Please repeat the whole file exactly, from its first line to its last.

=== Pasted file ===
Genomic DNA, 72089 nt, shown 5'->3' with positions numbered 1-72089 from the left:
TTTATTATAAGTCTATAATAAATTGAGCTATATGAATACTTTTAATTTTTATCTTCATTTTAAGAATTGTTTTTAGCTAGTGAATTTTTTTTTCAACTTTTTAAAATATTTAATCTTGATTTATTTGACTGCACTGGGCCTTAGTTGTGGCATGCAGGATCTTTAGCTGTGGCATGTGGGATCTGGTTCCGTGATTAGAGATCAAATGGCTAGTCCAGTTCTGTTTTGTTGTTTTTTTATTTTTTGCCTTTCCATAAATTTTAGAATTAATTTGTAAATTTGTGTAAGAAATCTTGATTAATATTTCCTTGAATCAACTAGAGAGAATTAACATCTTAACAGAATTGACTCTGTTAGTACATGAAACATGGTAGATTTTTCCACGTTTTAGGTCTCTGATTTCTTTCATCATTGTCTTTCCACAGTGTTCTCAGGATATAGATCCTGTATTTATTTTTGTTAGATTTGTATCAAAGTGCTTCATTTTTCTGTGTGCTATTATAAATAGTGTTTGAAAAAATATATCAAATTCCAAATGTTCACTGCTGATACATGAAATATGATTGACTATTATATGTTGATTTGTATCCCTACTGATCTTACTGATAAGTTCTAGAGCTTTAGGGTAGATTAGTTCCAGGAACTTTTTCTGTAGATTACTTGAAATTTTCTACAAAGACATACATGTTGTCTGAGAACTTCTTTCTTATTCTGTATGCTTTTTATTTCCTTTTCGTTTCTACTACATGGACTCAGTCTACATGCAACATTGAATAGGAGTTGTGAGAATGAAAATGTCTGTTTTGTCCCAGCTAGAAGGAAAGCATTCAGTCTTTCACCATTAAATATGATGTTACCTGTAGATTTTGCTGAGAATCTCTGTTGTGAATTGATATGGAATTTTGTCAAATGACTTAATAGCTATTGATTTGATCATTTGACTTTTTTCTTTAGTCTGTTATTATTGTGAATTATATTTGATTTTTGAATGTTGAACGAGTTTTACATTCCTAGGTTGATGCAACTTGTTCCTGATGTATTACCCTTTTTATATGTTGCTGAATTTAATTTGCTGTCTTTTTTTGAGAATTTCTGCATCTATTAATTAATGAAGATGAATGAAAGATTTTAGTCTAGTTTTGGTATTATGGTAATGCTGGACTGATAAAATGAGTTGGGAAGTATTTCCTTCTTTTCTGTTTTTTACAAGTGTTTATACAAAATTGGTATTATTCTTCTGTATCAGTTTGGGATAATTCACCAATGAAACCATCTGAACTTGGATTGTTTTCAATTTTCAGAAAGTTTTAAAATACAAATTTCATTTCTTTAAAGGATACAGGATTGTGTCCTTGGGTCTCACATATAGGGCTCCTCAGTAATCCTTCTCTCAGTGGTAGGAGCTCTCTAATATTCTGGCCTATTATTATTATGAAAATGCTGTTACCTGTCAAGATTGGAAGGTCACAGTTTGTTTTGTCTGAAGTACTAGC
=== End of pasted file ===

Genomic DNA, 72089 nt, shown 5'->3' with positions numbered 1-72089 from the left:
TTTATTATAAGTCTATAATAAATTGAGCTATATGAATACTTTTAATTTTTATCTTCATTTTAAGAATTGTTTTTAGCTAGTGAATTTTTTTTTCAACTTTTTAAAATATTTAATCTTGATTTATTTGACTGCACTGGGCCTTAGTTGTGGCATGCAGGATCTTTAGCTGTGGCATGTGGGATCTGGTTCCGTGATTAGAGATCAAATGGCTAGTCCAGTTCTGTTTTGTTGTTTTTTTATTTTTTGCCTTTCCATAAATTTTAGAATTAATTTGTAAATTTGTGTAAGAAATCTTGATTAATATTTCCTTGAATCAACTAGAGAGAATTAACATCTTAACAGAATTGACTCTGTTAGTACATGAAACATGGTAGATTTTTCCACGTTTTAGGTCTCTGATTTCTTTCATCATTGTCTTTCCACAGTGTTCTCAGGATATAGATCCTGTATTTATTTTTGTTAGATTTGTATCAAAGTGCTTCATTTTTCTGTGTGCTATTATAAATAGTGTTTGAAAAAATATATCAAATTCCAAATGTTCACTGCTGATACATGAAATATGATTGACTATTATATGTTGATTTGTATCCCTACTGATCTTACTGATAAGTTCTAGAGCTTTAGGGTAGATTAGTTCCAGGAACTTTTTCTGTAGATTACTTGAAATTTTCTACAAAGACATACATGTTGTCTGAGAACTTCTTTCTTATTCTGTATGCTTTTTATTTCCTTTTCGTTTCTACTACATGGACTCAGTCTACATGCAACATTGAATAGGAGTTGTGAGAATGAAAATGTCTGTTTTGTCCCAGCTAGAAGGAAAGCATTCAGTCTTTCACCATTAAATATGATGTTACCTGTAGATTTTGCTGAGAATCTCTGTTGTGAATTGATATGGAATTTTGTCAAATGACTTAATAGCTATTGATTTGATCATTTGACTTTTTTCTTTAGTCTGTTATTATTGTGAATTATATTTGATTTTTGAATGTTGAACGAGTTTTACATTCCTAGGTTGATGCAACTTGTTCCTGATGTATTACCCTTTTTATATGTTGCTGAATTTAATTTGCTGTCTTTTTTTGAGAATTTCTGCATCTATTAATTAATGAAGATGAATGAAAGATTTTAGTCTAGTTTTGGTATTATGGTAATGCTGGACTGATAAAATGAGTTGGGAAGTATTTCCTTCTTTTCTGTTTTTTACAAGTGTTTATACAAAATTGGTATTATTCTTCTGTATCAGTTTGGGATAATTCACCAATGAAACCATCTGAACTTGGATTGTTTTCAATTTTCAGAAAGTTTTAAAATACAAATTTCATTTCTTTAAAGGATACAGGATTGTGTCCTTGGGTCTCACATATAGGGCTCCTCAGTAATCCTTCTCTCAGTGGTAGGAGCTCTCTAATATTCTGGCCTATTATTATTATGAAAATGCTGTTACCTGTCAAGATTGGAAGGTCACAGTTTGTTTTGTCTGAAGTACTAGC